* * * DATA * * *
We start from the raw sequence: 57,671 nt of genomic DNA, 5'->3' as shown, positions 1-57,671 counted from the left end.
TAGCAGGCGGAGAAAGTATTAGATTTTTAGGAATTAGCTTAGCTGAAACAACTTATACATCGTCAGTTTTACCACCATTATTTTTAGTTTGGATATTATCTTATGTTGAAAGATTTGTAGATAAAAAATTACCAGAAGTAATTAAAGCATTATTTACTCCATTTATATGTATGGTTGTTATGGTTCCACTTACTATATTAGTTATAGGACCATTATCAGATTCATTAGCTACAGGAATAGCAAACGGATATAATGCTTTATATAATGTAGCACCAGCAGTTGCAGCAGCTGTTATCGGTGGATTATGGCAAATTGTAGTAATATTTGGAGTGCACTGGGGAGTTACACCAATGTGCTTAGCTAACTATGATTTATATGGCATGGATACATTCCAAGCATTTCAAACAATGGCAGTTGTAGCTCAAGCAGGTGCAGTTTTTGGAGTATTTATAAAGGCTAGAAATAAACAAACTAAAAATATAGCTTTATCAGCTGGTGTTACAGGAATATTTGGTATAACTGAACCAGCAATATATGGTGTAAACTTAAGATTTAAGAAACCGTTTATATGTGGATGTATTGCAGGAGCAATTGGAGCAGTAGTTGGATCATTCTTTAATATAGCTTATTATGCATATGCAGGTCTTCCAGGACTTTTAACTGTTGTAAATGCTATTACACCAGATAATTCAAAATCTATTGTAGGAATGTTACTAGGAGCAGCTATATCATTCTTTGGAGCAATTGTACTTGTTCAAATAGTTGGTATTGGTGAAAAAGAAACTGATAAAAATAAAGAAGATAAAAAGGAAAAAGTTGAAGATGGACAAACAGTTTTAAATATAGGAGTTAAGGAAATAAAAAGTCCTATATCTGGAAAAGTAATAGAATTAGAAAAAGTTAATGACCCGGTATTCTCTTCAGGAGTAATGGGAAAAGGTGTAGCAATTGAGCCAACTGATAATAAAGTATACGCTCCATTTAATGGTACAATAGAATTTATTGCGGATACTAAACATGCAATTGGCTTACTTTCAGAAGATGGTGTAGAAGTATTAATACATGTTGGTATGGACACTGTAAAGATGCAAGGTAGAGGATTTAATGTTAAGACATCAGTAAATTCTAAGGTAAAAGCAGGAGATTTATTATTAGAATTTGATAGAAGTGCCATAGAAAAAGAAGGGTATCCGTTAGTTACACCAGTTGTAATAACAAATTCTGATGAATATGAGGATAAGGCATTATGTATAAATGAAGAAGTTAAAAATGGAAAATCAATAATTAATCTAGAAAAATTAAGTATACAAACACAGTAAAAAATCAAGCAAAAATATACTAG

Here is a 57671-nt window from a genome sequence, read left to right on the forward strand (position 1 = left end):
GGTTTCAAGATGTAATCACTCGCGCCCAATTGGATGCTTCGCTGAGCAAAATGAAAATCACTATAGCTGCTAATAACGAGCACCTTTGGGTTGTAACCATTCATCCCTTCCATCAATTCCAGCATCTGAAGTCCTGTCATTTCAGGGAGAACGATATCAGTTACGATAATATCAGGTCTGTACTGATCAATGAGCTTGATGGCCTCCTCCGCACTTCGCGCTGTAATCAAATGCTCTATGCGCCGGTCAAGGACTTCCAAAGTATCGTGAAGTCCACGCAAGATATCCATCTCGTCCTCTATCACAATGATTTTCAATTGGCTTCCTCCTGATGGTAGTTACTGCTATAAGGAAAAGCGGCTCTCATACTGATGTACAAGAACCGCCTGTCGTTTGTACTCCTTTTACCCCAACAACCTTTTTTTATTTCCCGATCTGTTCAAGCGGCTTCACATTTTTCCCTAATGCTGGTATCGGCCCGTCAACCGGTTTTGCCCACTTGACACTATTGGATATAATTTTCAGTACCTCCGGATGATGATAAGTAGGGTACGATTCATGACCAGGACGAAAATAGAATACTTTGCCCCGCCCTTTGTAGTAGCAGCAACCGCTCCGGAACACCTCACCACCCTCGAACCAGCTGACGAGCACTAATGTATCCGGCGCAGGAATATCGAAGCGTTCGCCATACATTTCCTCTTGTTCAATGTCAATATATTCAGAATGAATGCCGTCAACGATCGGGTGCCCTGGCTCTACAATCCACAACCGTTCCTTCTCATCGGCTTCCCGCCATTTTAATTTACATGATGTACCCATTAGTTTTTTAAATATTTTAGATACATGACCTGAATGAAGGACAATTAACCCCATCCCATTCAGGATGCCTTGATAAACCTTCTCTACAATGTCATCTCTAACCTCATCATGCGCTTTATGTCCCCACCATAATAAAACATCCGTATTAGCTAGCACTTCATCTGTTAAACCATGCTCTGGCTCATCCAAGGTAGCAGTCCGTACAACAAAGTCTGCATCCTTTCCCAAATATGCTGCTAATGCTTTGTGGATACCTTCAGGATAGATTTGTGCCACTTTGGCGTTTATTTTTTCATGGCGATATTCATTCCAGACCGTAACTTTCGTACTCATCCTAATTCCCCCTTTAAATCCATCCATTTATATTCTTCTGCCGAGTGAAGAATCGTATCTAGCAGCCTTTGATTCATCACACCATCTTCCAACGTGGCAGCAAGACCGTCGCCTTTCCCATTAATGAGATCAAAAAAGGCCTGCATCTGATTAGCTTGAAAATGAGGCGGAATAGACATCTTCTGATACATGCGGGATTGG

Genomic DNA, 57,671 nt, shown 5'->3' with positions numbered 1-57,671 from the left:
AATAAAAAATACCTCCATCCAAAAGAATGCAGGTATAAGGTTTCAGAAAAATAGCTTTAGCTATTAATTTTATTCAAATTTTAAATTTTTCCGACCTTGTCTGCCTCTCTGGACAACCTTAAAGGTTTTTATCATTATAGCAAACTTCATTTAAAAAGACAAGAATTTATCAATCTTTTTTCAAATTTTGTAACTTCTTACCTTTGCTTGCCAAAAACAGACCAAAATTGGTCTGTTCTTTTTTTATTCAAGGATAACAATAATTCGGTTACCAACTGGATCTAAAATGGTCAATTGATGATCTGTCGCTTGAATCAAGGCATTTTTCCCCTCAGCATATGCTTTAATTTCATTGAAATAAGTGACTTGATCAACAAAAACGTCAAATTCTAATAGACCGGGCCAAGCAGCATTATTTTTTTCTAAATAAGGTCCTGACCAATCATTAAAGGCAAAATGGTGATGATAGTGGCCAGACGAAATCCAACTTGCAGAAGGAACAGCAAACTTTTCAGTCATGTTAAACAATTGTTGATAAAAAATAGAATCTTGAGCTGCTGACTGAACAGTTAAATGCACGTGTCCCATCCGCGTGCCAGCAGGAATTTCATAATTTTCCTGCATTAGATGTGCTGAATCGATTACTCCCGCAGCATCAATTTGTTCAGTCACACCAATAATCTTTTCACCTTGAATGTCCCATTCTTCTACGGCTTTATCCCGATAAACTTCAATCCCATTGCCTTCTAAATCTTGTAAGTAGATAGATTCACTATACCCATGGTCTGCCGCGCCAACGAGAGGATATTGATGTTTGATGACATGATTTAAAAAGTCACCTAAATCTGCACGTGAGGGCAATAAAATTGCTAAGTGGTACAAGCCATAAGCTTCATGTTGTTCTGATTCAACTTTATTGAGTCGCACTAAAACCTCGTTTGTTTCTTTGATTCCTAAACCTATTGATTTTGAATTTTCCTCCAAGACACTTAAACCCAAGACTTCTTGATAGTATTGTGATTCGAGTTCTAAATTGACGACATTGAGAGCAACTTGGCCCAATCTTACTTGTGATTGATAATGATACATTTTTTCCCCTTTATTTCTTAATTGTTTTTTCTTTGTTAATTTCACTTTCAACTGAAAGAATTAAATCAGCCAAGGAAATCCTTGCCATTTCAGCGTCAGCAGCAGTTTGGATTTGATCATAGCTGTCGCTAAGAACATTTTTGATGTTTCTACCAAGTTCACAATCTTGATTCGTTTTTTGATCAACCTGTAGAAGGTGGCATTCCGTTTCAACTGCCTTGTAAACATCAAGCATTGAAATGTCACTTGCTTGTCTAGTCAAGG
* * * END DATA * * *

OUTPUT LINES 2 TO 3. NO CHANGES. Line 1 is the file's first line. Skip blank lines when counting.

TAGCAGGCGGAGAAAGTATTAGATTTTTAGGAATTAGCTTAGCTGAAACAACTTATACATCGTCAGTTTTACCACCATTATTTTTAGTTTGGATATTATCTTATGTTGAAAGATTTGTAGATAAAAAATTACCAGAAGTAATTAAAGCATTATTTACTCCATTTATATGTATGGTTGTTATGGTTCCACTTACTATATTAGTTATAGGACCATTATCAGATTCATTAGCTACAGGAATAGCAAACGGATATAATGCTTTATATAATGTAGCACCAGCAGTTGCAGCAGCTGTTATCGGTGGATTATGGCAAATTGTAGTAATATTTGGAGTGCACTGGGGAGTTACACCAATGTGCTTAGCTAACTATGATTTATATGGCATGGATACATTCCAAGCATTTCAAACAATGGCAGTTGTAGCTCAAGCAGGTGCAGTTTTTGGAGTATTTATAAAGGCTAGAAATAAACAAACTAAAAATATAGCTTTATCAGCTGGTGTTACAGGAATATTTGGTATAACTGAACCAGCAATATATGGTGTAAACTTAAGATTTAAGAAACCGTTTATATGTGGATGTATTGCAGGAGCAATTGGAGCAGTAGTTGGATCATTCTTTAATATAGCTTATTATGCATATGCAGGTCTTCCAGGACTTTTAACTGTTGTAAATGCTATTACACCAGATAATTCAAAATCTATTGTAGGAATGTTACTAGGAGCAGCTATATCATTCTTTGGAGCAATTGTACTTGTTCAAATAGTTGGTATTGGTGAAAAAGAAACTGATAAAAATAAAGAAGATAAAAAGGAAAAAGTTGAAGATGGACAAACAGTTTTAAATATAGGAGTTAAGGAAATAAAAAGTCCTATATCTGGAAAAGTAATAGAATTAGAAAAAGTTAATGACCCGGTATTCTCTTCAGGAGTAATGGGAAAAGGTGTAGCAATTGAGCCAACTGATAATAAAGTATACGCTCCATTTAATGGTACAATAGAATTTATTGCGGATACTAAACATGCAATTGGCTTACTTTCAGAAGATGGTGTAGAAGTATTAATACATGTTGGTATGGACACTGTAAAGATGCAAGGTAGAGGATTTAATGTTAAGACATCAGTAAATTCTAAGGTAAAAGCAGGAGATTTATTATTAGAATTTGATAGAAGTGCCATAGAAAAAGAAGGGTATCCGTTAGTTACACCAGTTGTAATAACAAATTCTGATGAATATGAGGATAAGGCATTATGTATAAATGAAGAAGTTAAAAATGGAAAATCAATAATTAATCTAGAAAAATTAAGTATACAAACACAGTAAAAAATCAAGCAAAAATATACTAG

Here is a 57671-nt window from a genome sequence, read left to right on the forward strand (position 1 = left end):